Venture Capital

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Venture capitalDefinition of Venture Capital? Meaning.

In Corporate Finance, Venture Capital is the private or institutional financial capital (money, investment) provided to relatively early-stage companies (ventures).

Venture Capitalists are outside investors financing new (start-up), growing or struggling companies (turnaround). Such investments generally are high risk, but offer the potential for above average returns when the company files their Initial Public Offering. VC's are often wealthy former (chief) executives at firms similar to those which the partnership funds or subsidiaries of banks and other institutions with large amounts of available venture capital.

Conditions of Venture Capital

Venture capital investments can take the form of either preferred stock equity or a combination of equity and debt obligation, often with convertible debt instruments that become equity if a certain level of risk is exceeded. The common stock is often reserved by covenant for a future buyout, as VC investment criteria usually include a planned exit event (an IPO or acquisition), normally within three to seven years.

In most cases, one or more general partners of the investing fund joins the Board of Directors of the new venture, and will often help to recruit personnel to key management positions.

Suitability of Venture Capital. Candidates

Venture capital is especially suitable for high-tech entrepreneurs, as venture capitalists often keen on ventures with high growth potential, as only such opportunities are likely capable of providing the financial returns and successful exit event within the required timeframe that venture capitalists expect.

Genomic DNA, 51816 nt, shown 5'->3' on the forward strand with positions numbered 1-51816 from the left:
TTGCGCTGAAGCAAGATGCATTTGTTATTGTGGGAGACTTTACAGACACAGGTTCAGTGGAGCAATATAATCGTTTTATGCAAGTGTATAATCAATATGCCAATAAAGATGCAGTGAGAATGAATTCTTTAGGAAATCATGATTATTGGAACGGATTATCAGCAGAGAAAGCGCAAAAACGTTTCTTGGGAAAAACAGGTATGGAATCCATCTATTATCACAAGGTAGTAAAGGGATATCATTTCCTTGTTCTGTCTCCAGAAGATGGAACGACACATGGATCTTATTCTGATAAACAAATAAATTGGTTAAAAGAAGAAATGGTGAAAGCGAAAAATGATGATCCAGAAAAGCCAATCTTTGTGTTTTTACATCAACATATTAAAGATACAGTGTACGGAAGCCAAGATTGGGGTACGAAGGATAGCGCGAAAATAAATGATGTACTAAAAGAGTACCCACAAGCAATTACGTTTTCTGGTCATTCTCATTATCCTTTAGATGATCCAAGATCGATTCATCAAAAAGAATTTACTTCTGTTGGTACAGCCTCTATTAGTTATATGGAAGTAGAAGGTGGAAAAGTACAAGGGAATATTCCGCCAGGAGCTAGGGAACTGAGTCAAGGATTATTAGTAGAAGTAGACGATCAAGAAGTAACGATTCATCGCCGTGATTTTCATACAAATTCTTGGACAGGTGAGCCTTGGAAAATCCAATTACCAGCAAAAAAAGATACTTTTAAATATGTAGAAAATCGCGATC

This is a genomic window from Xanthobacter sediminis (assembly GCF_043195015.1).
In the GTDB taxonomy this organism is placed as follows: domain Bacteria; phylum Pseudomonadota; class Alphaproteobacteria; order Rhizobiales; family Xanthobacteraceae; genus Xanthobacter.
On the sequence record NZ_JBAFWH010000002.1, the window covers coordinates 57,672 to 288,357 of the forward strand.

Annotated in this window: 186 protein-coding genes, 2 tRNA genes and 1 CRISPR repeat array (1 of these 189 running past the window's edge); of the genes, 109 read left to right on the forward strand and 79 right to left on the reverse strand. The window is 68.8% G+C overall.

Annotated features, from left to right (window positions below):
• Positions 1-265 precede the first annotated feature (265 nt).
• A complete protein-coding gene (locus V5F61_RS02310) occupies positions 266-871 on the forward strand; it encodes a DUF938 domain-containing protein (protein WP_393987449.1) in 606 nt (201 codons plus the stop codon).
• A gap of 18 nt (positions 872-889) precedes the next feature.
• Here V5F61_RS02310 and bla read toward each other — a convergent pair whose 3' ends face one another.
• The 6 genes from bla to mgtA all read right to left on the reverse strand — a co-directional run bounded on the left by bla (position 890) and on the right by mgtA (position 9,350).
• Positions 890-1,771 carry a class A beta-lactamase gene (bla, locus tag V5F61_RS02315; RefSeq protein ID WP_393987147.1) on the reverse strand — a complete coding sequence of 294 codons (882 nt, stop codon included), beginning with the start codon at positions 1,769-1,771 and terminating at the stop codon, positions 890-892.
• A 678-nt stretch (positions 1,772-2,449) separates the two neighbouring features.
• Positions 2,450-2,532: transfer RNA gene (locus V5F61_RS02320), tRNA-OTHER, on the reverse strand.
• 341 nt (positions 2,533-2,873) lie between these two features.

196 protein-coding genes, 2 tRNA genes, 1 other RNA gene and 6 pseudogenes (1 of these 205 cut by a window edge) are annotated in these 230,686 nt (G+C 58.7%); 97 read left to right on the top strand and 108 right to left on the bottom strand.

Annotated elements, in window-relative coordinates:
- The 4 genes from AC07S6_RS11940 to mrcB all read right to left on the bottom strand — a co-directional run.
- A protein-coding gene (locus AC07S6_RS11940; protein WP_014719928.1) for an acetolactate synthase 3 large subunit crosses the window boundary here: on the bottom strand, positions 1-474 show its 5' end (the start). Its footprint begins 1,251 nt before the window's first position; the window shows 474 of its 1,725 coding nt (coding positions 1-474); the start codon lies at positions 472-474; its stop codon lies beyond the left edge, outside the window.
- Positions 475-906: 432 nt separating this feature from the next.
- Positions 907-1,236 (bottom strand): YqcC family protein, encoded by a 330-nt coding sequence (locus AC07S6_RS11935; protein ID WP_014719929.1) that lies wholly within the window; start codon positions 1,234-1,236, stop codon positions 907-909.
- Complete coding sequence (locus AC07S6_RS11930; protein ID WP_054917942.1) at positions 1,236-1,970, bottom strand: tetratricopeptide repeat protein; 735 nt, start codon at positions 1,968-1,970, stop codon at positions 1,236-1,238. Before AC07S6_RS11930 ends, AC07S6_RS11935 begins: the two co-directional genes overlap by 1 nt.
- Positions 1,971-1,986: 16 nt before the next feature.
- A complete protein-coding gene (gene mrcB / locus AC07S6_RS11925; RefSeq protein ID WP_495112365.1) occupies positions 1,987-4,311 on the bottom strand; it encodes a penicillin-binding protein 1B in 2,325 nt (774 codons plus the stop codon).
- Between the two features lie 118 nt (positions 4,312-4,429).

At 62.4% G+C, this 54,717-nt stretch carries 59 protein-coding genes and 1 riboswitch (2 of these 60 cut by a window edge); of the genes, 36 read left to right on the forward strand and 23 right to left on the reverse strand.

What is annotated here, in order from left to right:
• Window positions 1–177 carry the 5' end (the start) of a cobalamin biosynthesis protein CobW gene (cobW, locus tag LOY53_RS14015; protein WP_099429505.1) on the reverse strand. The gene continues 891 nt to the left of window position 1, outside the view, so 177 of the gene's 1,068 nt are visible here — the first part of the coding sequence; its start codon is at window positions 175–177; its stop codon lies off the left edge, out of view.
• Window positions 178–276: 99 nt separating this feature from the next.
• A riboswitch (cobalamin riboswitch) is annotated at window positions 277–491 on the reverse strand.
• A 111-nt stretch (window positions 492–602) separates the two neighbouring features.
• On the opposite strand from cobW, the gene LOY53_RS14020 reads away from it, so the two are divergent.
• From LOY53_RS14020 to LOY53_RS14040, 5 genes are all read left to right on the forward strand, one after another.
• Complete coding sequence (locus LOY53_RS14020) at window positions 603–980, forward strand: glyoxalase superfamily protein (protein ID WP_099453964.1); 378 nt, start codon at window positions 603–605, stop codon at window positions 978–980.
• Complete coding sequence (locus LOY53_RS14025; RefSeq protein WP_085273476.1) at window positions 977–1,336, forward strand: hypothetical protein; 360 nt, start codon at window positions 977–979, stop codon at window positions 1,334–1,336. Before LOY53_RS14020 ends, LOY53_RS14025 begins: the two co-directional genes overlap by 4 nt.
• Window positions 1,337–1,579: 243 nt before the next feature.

Sometimes VC's specialize in providing certain types of venture capital, including seed money (to establish a Start-up Company), first round financing, Venture Funding, second round financing, and mezzanine level financing (immediately preceding an IPO).

Differences Between Venture Capital Funds and Business Angels

In their study on Business Angels (BAs) in Germany, Kraemer and Schillo (2011) listed the main differences between BAs and Venture Capital funds (VCs). While these are not exclusive and may vary across funds and individuals, the main distinctions between the two include the following:

  1. BACKGROUND: While BAs themselves usually have entrepreneurship experience, VCs represent former finance professionals, consultants and specialists from specific industries.
  2. INVESTMENT APPROACH: BAs usually invest their own funds resulting in smaller contributions and transaction costs. VCs, in contrast, act as intermediaries investing amounts of other investors.
  3. INVESTMENT TIMING: While BAs may invest in any stage of the development of start-ups, their focus is mainly on seed and early stage ventures. VCs would invest in seed stage companies only in exceptional cases focusing more on early and later stage start-ups.
  4. INVESTMENT INSTRUMENTS: While BAs normally receive common shares as exchange to their contributions, VCs seek to obtain preferred shares.
  5. DEAL FLOW: BAs obtain information about investment opportunities from networks and angel groups. VCs' deal flow is more formalized with official proposal submission process.